Key to Umbria: Spoleto

Reliquario della Santissima Icone

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This icon was highly venerated because it was believed that St Luke had painted it.   A lost document apparently recorded that the Emperor Frederick I gave it to Spoleto after the peace of 1185, and it was housed in the Duomo

(The earliest surviving documentation of its presence in the Duomo dates to 1291.  A new chapel, the "sacrastia nove della cona" (later the Cappella delle Reliquie), was built to provided a fitting location for it in 1540.  It was displayed in the tabernacle there until 1668, when Bishop Cesare Facchinetti translated it to another new chapel, the Cappella della SS Icone.  He also commissioned the present reliquary (1674) to replace an earlier one that is now lost.  A sketch of the lost reliquary in the Biblioteca Vallicelliana, Rome records that it had been commissioned in 1396.

The icon is mostly covered by its reliquary.  However, it was temporarily removed for examination in 1956.  This revealed that an inscription MP  OY identifies the half-length Virgin as the Mother of God, and that she holds a scroll that contains the Greek text of a dialogue in which she pleads with Christ for the redemption of mankind.  Another inscription identifies Irene Petraliphina as the person who had commissioned the icon.  She was a descendant of Peter Aliphas, a soldier from Alifa in Campania who entered the service of the Byzantine Emperor Alexius I Comnenus in 1085.   The icon was probably painted in Constantinople at about that time and it was almost certainly paired originally with another of Christ Antiphonites (Christ who answers).  Scientific analysis has shown that it has been damaged by fire and (possibly as a result) has been cut down in size.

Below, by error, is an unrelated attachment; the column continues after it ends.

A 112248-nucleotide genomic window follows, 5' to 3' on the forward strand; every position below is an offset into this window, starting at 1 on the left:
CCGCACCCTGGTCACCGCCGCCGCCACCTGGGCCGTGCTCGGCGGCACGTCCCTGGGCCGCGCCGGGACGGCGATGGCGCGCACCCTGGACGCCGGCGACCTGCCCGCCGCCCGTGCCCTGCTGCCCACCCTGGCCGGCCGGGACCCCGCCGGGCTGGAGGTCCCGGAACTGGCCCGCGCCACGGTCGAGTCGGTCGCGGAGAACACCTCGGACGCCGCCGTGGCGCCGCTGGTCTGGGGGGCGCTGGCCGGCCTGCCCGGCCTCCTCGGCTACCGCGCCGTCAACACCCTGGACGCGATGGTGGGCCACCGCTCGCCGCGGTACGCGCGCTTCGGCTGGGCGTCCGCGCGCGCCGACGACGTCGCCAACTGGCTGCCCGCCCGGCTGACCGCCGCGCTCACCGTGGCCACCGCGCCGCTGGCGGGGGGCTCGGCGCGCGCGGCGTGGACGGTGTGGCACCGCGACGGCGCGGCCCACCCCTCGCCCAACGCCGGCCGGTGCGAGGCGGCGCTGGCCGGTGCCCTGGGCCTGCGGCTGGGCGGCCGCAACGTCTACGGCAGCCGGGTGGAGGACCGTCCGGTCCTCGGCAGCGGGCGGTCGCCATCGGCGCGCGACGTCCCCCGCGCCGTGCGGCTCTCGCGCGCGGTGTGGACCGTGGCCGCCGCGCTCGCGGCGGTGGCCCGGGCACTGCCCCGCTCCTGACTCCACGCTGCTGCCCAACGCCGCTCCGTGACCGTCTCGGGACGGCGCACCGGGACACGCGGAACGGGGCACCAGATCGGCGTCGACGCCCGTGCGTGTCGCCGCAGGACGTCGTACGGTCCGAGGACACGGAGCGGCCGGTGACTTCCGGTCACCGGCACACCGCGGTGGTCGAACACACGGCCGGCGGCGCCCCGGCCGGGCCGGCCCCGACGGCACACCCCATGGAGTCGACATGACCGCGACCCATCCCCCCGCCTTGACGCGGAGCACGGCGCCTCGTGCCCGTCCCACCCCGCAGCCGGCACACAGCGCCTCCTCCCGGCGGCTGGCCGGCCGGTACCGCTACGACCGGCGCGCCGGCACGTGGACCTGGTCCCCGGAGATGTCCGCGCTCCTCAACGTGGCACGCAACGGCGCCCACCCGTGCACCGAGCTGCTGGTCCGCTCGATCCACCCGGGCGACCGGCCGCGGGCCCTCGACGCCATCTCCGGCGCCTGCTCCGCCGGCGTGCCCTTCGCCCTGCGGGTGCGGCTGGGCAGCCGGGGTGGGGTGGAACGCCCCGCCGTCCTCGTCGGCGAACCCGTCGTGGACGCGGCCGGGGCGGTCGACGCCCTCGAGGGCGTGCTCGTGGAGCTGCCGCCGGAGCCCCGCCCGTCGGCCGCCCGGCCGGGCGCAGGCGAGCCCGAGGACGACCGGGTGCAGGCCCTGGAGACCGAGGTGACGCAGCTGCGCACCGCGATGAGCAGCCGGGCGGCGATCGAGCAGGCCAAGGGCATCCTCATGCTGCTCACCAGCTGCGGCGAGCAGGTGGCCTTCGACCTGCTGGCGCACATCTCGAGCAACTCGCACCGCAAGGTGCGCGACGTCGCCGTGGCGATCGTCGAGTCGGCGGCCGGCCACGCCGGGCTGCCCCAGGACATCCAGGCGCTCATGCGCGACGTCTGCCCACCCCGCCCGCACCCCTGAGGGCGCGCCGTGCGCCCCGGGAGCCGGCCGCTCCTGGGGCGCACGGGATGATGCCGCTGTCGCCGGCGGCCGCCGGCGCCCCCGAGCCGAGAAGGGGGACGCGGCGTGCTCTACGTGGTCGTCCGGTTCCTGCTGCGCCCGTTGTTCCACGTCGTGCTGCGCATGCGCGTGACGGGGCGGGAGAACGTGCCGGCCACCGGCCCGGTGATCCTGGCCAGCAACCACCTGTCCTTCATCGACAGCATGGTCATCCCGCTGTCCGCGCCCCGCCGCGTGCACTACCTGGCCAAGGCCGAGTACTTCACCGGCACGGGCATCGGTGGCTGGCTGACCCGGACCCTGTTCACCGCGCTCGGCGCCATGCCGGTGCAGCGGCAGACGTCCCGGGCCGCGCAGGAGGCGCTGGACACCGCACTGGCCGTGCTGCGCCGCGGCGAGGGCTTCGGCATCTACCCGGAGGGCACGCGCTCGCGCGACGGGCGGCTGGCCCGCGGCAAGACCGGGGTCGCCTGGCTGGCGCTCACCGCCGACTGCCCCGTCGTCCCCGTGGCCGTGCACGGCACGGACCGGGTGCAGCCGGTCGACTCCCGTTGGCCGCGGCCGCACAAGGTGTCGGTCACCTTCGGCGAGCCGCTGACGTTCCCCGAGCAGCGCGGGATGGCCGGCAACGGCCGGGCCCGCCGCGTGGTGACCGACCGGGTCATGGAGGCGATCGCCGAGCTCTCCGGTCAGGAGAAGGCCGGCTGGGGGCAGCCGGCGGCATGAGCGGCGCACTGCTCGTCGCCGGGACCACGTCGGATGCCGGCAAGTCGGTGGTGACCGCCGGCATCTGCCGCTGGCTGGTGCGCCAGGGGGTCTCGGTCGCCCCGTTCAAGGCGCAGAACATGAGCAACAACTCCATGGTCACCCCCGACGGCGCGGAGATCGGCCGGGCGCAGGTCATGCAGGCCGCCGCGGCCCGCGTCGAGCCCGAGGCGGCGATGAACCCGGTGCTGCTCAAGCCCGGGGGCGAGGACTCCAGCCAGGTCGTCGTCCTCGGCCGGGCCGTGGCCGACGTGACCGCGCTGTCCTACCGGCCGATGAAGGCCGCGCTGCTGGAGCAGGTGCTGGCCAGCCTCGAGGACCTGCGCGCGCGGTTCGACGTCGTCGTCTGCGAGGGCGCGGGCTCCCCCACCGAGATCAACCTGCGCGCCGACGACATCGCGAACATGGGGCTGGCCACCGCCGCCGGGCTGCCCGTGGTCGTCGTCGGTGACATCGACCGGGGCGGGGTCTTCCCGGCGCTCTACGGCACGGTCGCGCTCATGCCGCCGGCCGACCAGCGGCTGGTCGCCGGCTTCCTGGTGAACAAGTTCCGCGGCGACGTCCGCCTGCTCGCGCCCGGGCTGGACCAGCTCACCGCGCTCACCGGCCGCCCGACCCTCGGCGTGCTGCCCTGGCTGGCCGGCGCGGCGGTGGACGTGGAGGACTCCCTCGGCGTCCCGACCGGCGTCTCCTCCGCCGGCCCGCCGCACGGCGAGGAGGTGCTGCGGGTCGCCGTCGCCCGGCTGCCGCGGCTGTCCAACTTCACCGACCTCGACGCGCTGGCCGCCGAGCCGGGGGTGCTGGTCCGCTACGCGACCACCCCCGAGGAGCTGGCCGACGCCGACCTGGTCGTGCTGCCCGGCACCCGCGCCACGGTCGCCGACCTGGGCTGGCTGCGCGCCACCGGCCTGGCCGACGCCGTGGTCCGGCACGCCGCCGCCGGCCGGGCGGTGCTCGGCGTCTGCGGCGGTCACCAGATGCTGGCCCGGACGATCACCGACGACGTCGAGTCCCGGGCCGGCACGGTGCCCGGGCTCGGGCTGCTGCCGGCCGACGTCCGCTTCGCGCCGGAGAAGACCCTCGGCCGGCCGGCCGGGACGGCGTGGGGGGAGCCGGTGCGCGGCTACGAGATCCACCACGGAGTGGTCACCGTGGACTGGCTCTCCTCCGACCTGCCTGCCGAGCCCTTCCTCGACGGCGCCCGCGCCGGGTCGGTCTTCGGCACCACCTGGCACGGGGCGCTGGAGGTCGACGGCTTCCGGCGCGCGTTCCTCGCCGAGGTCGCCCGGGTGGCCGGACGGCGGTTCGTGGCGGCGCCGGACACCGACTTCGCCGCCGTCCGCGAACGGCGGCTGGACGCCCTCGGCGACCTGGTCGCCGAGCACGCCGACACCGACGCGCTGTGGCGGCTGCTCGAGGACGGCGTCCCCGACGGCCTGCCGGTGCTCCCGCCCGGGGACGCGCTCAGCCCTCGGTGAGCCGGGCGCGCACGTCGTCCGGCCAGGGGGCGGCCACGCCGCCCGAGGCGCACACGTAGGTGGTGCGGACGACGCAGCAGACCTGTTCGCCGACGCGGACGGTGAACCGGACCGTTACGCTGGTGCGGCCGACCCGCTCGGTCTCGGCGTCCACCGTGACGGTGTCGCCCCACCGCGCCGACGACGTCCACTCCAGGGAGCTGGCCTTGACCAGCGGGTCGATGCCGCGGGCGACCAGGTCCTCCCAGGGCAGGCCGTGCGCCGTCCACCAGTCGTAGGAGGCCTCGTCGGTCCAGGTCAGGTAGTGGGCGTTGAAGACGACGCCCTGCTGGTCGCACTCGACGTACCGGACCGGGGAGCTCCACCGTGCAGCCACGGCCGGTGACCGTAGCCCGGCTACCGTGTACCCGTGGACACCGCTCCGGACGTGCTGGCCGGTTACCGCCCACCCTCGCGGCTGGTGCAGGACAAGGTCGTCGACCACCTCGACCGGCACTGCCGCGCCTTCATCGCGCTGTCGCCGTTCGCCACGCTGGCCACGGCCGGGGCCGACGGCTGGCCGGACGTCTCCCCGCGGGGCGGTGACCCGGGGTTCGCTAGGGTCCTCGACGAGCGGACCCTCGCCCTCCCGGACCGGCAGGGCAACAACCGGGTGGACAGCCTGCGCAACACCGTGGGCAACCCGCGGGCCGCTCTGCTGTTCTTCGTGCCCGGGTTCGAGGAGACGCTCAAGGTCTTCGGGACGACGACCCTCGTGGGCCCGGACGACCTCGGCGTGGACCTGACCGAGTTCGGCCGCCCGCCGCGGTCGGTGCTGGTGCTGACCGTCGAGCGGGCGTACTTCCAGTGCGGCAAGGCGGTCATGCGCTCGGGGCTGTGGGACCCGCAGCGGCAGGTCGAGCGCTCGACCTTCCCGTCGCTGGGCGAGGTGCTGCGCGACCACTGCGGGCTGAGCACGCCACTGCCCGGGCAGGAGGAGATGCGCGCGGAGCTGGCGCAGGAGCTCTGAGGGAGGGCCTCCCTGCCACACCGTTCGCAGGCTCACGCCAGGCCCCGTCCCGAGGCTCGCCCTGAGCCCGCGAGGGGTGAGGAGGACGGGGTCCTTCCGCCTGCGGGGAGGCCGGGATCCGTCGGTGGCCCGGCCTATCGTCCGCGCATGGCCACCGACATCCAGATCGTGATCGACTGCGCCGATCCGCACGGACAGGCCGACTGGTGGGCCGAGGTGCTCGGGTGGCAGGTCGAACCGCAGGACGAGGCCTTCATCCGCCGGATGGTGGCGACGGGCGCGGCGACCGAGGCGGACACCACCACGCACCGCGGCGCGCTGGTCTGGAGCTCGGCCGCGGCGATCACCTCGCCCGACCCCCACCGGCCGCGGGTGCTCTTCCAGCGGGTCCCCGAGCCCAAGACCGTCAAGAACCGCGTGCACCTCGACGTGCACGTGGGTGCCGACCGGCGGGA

The icon has long been at the centre of the celebration of Spoleto's most important religious holiday, the Feast of the Assumption (15th August).   Examples of the its  continued importance in relatively recent times include the following:

  1. When Pope Pius VII was en route to Rome from Venice in the difficult circumstances of 1800, he stopped at Spoleto to venerate the icon.

  2. It was taken in procession in 1856 at the end of an epidemic of cholera.  Among those that had died in the epidemic was the sister of the man who was later canonised as St Gabriel Possenti.  He was moved to take religious vows during this procession.

  3. In the Jubilee year (2000) it was taken in procession throughout the diocese over a period of ten days.

The icon features in a series of processions each August, culminating in a solemn procession from San Gregorio Maggiore to the Duomo on 14th August.  It is then displayed from the portico of the Duomo on the following day, the Feast of the Assumption.